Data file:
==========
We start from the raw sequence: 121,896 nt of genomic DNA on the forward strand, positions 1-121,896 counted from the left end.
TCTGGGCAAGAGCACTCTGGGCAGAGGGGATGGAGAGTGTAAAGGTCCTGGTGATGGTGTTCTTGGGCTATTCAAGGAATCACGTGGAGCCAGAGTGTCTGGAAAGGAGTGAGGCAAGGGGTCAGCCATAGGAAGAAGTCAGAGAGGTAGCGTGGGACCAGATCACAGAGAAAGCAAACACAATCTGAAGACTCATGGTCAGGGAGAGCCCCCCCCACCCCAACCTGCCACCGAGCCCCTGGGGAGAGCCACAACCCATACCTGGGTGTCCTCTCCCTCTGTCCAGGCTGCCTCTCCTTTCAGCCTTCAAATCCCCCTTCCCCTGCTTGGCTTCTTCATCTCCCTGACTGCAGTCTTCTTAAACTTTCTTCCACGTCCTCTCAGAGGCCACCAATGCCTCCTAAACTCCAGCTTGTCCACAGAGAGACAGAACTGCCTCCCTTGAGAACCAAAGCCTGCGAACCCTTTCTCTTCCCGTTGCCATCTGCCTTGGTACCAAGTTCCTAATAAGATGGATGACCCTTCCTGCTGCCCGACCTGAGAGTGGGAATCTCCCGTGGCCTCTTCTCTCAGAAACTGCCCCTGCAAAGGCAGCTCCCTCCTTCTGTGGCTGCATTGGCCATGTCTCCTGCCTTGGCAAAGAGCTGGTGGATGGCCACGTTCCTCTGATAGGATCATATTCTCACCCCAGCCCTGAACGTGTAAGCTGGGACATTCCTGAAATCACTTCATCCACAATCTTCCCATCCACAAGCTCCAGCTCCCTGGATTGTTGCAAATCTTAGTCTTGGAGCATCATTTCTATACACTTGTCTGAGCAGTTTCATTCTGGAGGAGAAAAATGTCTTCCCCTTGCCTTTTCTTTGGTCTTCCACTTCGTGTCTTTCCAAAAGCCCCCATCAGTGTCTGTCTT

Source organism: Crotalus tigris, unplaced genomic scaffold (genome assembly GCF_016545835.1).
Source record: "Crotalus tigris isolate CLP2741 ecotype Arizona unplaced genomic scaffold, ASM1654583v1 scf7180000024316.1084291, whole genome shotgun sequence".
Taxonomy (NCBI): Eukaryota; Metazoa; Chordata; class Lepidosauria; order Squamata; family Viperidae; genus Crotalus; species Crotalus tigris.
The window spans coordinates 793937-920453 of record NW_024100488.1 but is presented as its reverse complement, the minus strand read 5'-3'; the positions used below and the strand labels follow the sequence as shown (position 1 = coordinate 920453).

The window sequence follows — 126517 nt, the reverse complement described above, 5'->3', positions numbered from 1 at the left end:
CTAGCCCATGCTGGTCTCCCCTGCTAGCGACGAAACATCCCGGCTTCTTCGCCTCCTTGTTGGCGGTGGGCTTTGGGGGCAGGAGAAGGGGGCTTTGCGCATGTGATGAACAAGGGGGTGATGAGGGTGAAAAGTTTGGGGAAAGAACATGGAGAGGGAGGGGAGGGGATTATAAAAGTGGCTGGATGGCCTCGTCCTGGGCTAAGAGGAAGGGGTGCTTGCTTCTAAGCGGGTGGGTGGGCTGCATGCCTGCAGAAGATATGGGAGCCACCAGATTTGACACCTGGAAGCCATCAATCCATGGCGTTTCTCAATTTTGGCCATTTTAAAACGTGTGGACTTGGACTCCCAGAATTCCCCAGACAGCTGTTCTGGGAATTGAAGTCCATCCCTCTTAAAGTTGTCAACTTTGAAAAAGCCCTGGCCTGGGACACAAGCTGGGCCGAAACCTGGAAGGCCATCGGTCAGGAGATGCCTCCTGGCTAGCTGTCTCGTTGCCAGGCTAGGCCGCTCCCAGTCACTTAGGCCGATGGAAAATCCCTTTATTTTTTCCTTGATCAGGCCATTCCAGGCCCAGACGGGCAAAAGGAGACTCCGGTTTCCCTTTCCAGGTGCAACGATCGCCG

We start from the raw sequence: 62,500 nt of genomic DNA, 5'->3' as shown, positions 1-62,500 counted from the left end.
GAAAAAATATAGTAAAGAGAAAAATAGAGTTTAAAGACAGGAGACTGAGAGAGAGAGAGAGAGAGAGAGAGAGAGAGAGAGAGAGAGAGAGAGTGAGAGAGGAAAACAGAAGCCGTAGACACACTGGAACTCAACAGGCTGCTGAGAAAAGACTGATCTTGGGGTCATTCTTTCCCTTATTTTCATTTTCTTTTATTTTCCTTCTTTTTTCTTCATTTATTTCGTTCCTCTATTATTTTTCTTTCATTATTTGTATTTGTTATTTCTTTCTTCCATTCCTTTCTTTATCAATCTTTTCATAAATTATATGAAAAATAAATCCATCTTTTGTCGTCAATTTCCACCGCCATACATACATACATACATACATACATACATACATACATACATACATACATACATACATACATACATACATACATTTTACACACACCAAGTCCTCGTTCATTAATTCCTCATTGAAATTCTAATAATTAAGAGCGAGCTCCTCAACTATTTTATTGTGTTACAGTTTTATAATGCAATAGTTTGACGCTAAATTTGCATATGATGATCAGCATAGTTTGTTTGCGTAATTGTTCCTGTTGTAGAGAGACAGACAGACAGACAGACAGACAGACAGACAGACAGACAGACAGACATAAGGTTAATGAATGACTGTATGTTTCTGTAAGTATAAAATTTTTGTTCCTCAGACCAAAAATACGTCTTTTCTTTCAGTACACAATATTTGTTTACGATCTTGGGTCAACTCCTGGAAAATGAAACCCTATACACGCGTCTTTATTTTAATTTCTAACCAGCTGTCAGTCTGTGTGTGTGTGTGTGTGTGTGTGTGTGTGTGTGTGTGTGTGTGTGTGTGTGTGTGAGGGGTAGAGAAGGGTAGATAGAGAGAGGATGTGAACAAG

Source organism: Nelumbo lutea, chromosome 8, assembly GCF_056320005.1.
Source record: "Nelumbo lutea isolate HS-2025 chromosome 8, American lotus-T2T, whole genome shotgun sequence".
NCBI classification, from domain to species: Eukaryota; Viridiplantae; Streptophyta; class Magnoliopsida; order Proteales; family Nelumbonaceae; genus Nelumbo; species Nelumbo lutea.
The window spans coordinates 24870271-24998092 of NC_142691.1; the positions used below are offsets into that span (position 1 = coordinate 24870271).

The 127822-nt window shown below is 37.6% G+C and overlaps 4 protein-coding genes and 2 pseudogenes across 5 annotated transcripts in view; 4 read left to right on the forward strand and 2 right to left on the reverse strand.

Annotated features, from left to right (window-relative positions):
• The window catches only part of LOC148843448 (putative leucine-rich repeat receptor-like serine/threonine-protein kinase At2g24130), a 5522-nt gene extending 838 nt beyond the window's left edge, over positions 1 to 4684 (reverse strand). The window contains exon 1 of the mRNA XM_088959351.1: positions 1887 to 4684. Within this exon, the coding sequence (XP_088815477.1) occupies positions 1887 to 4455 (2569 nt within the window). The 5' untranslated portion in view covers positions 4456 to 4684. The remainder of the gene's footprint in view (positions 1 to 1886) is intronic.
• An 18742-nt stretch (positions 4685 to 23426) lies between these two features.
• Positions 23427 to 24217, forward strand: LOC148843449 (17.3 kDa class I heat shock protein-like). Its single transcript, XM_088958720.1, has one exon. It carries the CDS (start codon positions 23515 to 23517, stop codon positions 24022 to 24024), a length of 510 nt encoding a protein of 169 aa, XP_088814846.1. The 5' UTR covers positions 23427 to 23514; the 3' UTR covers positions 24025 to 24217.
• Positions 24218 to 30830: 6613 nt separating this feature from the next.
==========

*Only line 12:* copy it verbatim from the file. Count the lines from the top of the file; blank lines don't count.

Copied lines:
Source record: "Nelumbo lutea isolate HS-2025 chromosome 8, American lotus-T2T, whole genome shotgun sequence".